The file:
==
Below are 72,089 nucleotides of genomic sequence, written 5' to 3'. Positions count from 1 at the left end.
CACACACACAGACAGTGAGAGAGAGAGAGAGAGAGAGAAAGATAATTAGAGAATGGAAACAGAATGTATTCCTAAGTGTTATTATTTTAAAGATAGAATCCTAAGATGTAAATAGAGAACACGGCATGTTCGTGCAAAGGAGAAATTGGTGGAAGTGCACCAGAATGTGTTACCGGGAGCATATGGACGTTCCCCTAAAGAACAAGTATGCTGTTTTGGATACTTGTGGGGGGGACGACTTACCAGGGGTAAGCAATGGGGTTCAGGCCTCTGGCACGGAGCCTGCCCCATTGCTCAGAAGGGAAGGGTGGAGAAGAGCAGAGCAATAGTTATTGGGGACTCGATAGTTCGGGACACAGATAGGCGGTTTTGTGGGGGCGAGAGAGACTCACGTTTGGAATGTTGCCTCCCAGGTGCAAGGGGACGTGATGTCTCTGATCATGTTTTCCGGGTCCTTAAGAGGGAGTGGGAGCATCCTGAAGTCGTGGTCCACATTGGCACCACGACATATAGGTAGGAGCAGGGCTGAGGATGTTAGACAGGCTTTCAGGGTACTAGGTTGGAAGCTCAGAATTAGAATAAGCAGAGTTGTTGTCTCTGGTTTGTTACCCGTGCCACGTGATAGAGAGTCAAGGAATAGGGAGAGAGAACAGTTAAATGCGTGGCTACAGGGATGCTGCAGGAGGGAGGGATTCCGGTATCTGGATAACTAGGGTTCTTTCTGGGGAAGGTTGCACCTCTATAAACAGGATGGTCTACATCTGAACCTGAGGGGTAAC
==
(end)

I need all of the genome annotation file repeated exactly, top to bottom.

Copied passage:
Below are 72,089 nucleotides of genomic sequence, written 5' to 3'. Positions count from 1 at the left end.
CACACACACAGACAGTGAGAGAGAGAGAGAGAGAGAGAAAGATAATTAGAGAATGGAAACAGAATGTATTCCTAAGTGTTATTATTTTAAAGATAGAATCCTAAGATGTAAATAGAGAACACGGCATGTTCGTGCAAAGGAGAAATTGGTGGAAGTGCACCAGAATGTGTTACCGGGAGCATATGGACGTTCCCCTAAAGAACAAGTATGCTGTTTTGGATACTTGTGGGGGGGACGACTTACCAGGGGTAAGCAATGGGGTTCAGGCCTCTGGCACGGAGCCTGCCCCATTGCTCAGAAGGGAAGGGTGGAGAAGAGCAGAGCAATAGTTATTGGGGACTCGATAGTTCGGGACACAGATAGGCGGTTTTGTGGGGGCGAGAGAGACTCACGTTTGGAATGTTGCCTCCCAGGTGCAAGGGGACGTGATGTCTCTGATCATGTTTTCCGGGTCCTTAAGAGGGAGTGGGAGCATCCTGAAGTCGTGGTCCACATTGGCACCACGACATATAGGTAGGAGCAGGGCTGAGGATGTTAGACAGGCTTTCAGGGTACTAGGTTGGAAGCTCAGAATTAGAATAAGCAGAGTTGTTGTCTCTGGTTTGTTACCCGTGCCACGTGATAGAGAGTCAAGGAATAGGGAGAGAGAACAGTTAAATGCGTGGCTACAGGGATGCTGCAGGAGGGAGGGATTCCGGTATCTGGATAACTAGGGTTCTTTCTGGGGAAGGTTGCACCTCTATAAACAGGATGGTCTACATCTGAACCTGAGGGGTAAC